Peukert's equation is:
Current^PN * time = PC

PN =Peukert's Number
PC = Peukert's Capacity

>From what I understand the E-meter uses the Peukerts Capacity of the pack
(basically how many AH at a 1amp draw), which MUST be entered by the user,
then it takes the Peukert's Number(also entered by the user) for the
batteries and calculates how much the Peukerts capacity has been drained
on a moment by moment basis.

Let's say the pack has a Peukert's capacity of 100 AH and a PN of 1.2

If we draw 60 amps for 30 seconds then 20^1.2 * 0.008333 hours = 1.34 AH
so the remaining capacity is 98.66 AH

If we then draw 200 amps for 4 minutes, 200^1.2 * 0.0667 hours = 38.47AH
remaining capacity is now 98.66-38.47 = 60.19 AH and so on.


> Well, something to be aware of. Most of these meters start from the
> Peukert equation, they call it Peukert's, but what they implement is not
> Peukert's.
>
> Here's the thing. Say with your Peukert exponent, at 75 amps, Peukert's
> says your 80AH battery is good for 40AH. Now the historically stated
> Peukert eq does not address varying current draw and doesn't say what
> the equation means. As I understand it, the real-world situation is
> that this is saying that under 50% DOD (40AH left) the battery cannot
> put out 75 amps so the last 40AH are unusable. However, there are still
> 40AH in the batt and charging needs to add 40AH.
>
> The problem in creating a meter is that varying current draws- up and
> down hills, coming off stop lights- makes it difficult to predict what
> you want to draw. If you need to draw 50A you have much more capacity
> than if you need to draw 100A. So if the draw at this moment is 100A
> then you have little capacity and if you let off the throttle and go
> down to 50A then there is more capacity. This is the reality of the
> situation, but a gas gauge that goes up and down confuses some people.
>
> What eMeter and others did is that if you're drawing 75A and, Peukert's
> says your 80AH batt is good for 40AH at this level, that as 1AH is used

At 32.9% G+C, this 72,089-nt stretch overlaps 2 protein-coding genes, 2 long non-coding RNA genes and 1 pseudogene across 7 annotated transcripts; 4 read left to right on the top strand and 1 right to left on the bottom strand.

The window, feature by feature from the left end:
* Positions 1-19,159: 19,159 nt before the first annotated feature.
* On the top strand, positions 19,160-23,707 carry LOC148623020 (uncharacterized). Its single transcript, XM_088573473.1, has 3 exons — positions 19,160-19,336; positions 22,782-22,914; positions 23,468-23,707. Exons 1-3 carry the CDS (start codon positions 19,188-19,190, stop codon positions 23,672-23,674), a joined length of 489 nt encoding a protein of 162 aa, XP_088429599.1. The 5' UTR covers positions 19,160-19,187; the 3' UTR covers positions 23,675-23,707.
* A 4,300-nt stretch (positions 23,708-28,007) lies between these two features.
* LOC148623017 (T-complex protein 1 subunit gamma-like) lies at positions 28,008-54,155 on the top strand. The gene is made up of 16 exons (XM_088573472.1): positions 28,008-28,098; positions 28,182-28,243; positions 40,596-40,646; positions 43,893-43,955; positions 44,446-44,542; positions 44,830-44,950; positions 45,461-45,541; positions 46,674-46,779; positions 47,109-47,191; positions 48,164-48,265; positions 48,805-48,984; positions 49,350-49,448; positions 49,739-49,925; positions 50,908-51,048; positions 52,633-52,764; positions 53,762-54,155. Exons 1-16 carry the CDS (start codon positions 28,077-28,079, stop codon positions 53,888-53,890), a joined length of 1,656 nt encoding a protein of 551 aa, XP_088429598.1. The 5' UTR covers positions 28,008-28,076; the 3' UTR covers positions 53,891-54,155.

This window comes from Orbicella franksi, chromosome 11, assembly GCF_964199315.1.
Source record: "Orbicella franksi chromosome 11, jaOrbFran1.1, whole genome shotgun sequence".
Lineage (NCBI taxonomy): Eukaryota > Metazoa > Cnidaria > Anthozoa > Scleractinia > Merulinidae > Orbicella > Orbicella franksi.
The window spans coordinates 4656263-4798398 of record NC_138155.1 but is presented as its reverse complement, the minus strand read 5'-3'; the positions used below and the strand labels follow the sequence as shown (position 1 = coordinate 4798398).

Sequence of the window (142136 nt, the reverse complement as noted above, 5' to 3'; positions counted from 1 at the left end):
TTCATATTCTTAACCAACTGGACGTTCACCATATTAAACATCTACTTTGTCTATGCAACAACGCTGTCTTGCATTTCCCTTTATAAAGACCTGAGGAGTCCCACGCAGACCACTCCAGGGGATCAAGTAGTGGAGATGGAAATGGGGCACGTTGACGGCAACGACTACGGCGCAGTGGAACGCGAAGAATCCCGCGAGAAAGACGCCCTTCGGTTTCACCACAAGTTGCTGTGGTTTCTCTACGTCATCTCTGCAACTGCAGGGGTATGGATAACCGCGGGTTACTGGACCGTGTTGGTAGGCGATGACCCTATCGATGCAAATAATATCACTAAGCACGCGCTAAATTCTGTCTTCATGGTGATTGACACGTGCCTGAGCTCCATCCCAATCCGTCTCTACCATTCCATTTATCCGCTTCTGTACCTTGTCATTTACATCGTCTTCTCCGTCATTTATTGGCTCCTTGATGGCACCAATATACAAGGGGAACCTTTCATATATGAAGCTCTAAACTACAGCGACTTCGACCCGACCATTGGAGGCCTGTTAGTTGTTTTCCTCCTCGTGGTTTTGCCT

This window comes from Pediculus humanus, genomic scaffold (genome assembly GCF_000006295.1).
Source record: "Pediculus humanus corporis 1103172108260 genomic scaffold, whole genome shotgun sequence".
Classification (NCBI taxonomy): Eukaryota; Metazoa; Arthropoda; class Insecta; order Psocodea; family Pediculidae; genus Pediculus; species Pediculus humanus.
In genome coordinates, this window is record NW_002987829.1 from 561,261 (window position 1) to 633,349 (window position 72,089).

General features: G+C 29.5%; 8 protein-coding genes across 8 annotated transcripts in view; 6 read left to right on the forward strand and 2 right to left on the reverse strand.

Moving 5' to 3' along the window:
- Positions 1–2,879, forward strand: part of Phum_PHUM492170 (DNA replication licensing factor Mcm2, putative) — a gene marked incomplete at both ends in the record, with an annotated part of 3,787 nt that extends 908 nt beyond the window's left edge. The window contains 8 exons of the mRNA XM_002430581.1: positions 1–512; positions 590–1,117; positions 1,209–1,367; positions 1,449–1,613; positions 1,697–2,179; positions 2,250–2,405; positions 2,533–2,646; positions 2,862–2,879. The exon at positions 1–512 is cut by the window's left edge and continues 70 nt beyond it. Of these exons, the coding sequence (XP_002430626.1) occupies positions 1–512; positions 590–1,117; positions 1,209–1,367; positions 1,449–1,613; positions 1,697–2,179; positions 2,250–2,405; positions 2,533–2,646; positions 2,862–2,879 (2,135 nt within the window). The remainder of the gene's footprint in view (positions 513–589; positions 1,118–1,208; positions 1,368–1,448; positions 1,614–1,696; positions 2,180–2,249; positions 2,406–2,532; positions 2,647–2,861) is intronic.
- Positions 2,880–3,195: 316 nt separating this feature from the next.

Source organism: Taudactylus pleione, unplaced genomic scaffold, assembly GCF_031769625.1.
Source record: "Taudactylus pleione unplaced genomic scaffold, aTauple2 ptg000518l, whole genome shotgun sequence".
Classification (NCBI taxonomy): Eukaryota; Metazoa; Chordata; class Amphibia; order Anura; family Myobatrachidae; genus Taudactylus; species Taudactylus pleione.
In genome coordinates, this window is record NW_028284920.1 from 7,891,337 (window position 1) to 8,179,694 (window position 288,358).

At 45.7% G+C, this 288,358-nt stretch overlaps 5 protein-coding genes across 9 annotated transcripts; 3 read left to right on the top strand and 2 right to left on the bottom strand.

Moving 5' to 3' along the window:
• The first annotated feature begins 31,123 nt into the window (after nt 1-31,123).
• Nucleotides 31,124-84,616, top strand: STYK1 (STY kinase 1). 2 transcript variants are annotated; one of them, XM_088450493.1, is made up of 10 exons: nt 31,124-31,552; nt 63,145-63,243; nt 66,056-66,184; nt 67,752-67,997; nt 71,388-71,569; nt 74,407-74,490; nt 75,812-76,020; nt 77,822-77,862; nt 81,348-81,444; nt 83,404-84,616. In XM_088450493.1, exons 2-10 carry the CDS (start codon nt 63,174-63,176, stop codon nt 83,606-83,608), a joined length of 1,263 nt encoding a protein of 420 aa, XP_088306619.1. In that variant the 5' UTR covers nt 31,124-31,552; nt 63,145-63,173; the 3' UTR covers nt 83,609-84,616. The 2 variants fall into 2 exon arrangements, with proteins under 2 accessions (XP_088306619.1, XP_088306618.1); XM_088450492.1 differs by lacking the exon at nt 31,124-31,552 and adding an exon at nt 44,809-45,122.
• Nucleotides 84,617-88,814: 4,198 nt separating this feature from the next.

> it just deducts 2AH from the 80AH total. This is not correct in several
> ways. The meter will say 80AH is used when the batt's put out 40AH and
> can no longer be driven, but there's actually only 40AH used and the
> charger only needs to add 40AH. Under varying current loads it will
> give wrong answers. For example, if you were run down 40AH at low loads
> where Peukert's is not significant then the meter won't use a multiplier
> and it reads 40AH left. At this point it has no capacity at all for a
> 75A discharge, but the meter will say there's 40AH left and deduct 2AH
> for every amp-hr used. So basically going from a low discharge rate to
> a high discharge rate will result in an erroneously high capacity, even
> reading that there is capacity left when no Peukert capacity exists.
>
> It has the opposite prob going from a high rate to a lower rate. Start
> with a full batt and the meter zeroed, a batt run down to 50% DOD has
> 40AH left. It has no capacity for a 75A discharge rate. It does have
> capacity for easing the throttle and limping along at 40A, but the meter
> will still read zero.
>
> Danny
>
>>----- Original Message ----
>>From: Roland Wiench <[email protected]>
>>To: Electric Vehicle Discussion List <[email protected]>
>>Sent: Wednesday, October 31, 2007 3:57:41 PM
>>Subject: Re: [EVDL] E-Gauge Peukert Correction question
>>
>>
>>Hello Frank,
>>
>>I am using Trojan 6 volt T-145's and program in the Peukert, the 260 AH
>>
>>value and battery pack voltage into the Link-10 E-meter.
>>
>>To set up this meter, I first charge the batteries to 1.275 SG which
>> should
>>be about 100% charge. I set my E-meter to 0.00 AH and let it read to
>> the
>>negative side as I discharge the batteries. If it reads -260 AH, this
>>should be 100% discharge or -130 AH for 50% State of Charge (S.O.C.)
>>
>>To test out this meter the first time, I watch how much AH I remove at
>> 80%
>>State of Charge which means, that should have remove about 52 AH from
>> the
>>batteries. My voltage should now read 187.6 volts and the specific
>> gravity
>>should read about 1.238 SG at the 80% S.O.C.
>>
>>When the percentage meter on the Link-10 began to light up the 79.9 or
>> about
>>80% indication, my AH hour may read in a range of 48 AH to 53 AH. This
>>
>>difference is cause by not charging the batteries exactly right to the
>> 100%
>>indication, may be over or under. This is not too critical for me,
>> because
>>I do not need the range and the state of charge is always above 70
>> percent.
>>
>>This is how I get a very long life out of my batteries.
>>
>>Roland
>>
>>
>>
>>
>>----- Original Message -----
>>From: "Frank John" <[email protected]>
>>To: <[email protected]>
>>Sent: Wednesday, October 31, 2007 9:49 AM
>>Subject: [EVDL] E-Gauge Peukert Correction question
>>
>>
>>
>>
>>>Do users of the link-10/E-gauge: do you find the Peukert correction
>>>
>>>
>> works
>>
>>
>>>out pretty well in terms of measuring remaining amp-hours? Does